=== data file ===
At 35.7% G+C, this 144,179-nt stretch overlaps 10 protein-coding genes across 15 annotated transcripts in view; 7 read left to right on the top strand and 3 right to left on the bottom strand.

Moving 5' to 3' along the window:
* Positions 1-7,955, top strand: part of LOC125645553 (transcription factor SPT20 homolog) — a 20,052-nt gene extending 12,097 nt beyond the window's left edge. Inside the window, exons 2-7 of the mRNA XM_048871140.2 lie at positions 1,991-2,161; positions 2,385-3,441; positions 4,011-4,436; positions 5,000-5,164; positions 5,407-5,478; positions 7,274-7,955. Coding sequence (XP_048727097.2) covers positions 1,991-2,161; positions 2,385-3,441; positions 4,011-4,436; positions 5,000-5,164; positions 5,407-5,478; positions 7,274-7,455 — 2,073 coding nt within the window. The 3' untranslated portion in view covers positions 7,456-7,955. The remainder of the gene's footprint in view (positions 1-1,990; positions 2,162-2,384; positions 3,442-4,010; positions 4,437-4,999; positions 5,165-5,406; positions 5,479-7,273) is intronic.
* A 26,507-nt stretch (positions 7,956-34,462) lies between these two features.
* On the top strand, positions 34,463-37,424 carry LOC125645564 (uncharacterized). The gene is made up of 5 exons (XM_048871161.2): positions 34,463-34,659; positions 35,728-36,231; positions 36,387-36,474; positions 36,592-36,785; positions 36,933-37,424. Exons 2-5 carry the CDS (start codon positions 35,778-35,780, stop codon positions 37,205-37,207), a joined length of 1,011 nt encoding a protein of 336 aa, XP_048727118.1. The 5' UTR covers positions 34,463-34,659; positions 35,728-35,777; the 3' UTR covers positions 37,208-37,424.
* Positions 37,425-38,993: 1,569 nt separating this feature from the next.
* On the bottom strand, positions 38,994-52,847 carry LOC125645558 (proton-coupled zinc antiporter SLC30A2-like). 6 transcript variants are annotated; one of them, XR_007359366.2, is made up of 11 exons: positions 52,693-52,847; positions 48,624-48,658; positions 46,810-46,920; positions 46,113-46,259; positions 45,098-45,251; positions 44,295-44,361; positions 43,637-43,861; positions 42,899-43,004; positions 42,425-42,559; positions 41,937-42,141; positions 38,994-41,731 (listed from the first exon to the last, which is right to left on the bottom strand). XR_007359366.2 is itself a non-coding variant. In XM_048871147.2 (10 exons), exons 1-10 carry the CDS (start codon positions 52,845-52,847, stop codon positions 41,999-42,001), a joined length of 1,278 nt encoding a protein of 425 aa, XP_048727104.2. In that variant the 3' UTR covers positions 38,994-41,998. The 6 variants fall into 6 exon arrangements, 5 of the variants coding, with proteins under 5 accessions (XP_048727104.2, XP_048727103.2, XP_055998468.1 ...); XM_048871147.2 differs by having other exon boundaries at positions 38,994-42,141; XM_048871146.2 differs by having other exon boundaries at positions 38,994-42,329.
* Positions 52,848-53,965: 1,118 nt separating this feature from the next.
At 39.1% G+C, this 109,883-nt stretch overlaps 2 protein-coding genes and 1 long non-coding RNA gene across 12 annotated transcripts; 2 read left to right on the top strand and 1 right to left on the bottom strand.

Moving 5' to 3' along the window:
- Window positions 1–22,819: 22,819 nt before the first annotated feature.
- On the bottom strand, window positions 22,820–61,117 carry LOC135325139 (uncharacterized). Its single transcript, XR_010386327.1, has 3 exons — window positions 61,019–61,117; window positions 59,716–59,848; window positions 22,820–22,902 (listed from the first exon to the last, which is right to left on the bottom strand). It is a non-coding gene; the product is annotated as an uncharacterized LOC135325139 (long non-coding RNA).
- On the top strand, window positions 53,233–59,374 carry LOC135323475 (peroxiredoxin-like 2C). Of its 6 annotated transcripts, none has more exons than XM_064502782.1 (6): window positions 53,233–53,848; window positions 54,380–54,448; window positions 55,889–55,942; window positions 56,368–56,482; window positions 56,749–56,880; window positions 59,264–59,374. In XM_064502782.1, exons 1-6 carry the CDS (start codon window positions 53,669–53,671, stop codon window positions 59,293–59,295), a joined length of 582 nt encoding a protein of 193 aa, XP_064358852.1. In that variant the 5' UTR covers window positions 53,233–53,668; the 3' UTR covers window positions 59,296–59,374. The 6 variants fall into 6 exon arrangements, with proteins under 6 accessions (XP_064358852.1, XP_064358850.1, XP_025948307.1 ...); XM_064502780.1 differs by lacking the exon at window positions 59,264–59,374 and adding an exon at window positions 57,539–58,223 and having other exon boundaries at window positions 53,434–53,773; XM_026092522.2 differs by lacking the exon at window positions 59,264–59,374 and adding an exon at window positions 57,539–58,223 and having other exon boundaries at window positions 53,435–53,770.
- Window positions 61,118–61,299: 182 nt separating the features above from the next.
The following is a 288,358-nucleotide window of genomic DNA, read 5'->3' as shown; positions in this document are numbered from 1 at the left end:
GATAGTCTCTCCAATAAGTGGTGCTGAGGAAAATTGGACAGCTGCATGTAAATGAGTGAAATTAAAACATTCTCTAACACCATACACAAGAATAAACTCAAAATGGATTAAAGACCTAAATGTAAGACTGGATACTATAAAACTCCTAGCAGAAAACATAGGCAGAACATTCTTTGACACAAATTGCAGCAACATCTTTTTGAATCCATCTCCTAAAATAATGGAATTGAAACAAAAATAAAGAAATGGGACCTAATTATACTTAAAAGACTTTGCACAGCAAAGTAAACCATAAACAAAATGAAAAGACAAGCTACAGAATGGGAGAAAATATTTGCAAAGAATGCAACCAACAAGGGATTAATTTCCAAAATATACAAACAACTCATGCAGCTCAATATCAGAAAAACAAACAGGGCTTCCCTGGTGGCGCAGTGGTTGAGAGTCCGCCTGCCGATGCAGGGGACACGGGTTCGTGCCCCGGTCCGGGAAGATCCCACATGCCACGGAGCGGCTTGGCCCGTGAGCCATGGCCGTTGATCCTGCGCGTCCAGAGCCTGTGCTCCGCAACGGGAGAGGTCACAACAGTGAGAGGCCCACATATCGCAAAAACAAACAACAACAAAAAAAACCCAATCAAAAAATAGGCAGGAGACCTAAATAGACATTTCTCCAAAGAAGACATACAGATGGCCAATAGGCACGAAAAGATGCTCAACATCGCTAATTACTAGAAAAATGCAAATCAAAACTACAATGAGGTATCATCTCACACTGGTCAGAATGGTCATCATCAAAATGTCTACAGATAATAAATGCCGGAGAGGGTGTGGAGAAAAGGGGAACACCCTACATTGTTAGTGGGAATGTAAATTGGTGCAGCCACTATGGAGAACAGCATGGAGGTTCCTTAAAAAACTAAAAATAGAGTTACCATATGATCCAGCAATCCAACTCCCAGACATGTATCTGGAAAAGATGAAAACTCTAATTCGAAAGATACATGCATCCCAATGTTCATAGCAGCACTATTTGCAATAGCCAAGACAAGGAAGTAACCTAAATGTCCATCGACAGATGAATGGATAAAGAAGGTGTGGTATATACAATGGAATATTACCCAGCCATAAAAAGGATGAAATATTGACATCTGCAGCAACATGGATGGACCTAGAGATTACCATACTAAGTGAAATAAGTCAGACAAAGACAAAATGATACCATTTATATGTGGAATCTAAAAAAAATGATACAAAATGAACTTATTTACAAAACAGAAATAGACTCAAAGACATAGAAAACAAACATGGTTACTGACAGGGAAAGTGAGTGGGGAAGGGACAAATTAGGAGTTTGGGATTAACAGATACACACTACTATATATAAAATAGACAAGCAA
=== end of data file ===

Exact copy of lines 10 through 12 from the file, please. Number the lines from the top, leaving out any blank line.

Moving 5' to 3' along the window:
- Window positions 1–22,819: 22,819 nt before the first annotated feature.
- On the bottom strand, window positions 22,820–61,117 carry LOC135325139 (uncharacterized). Its single transcript, XR_010386327.1, has 3 exons — window positions 61,019–61,117; window positions 59,716–59,848; window positions 22,820–22,902 (listed from the first exon to the last, which is right to left on the bottom strand). It is a non-coding gene; the product is annotated as an uncharacterized LOC135325139 (long non-coding RNA).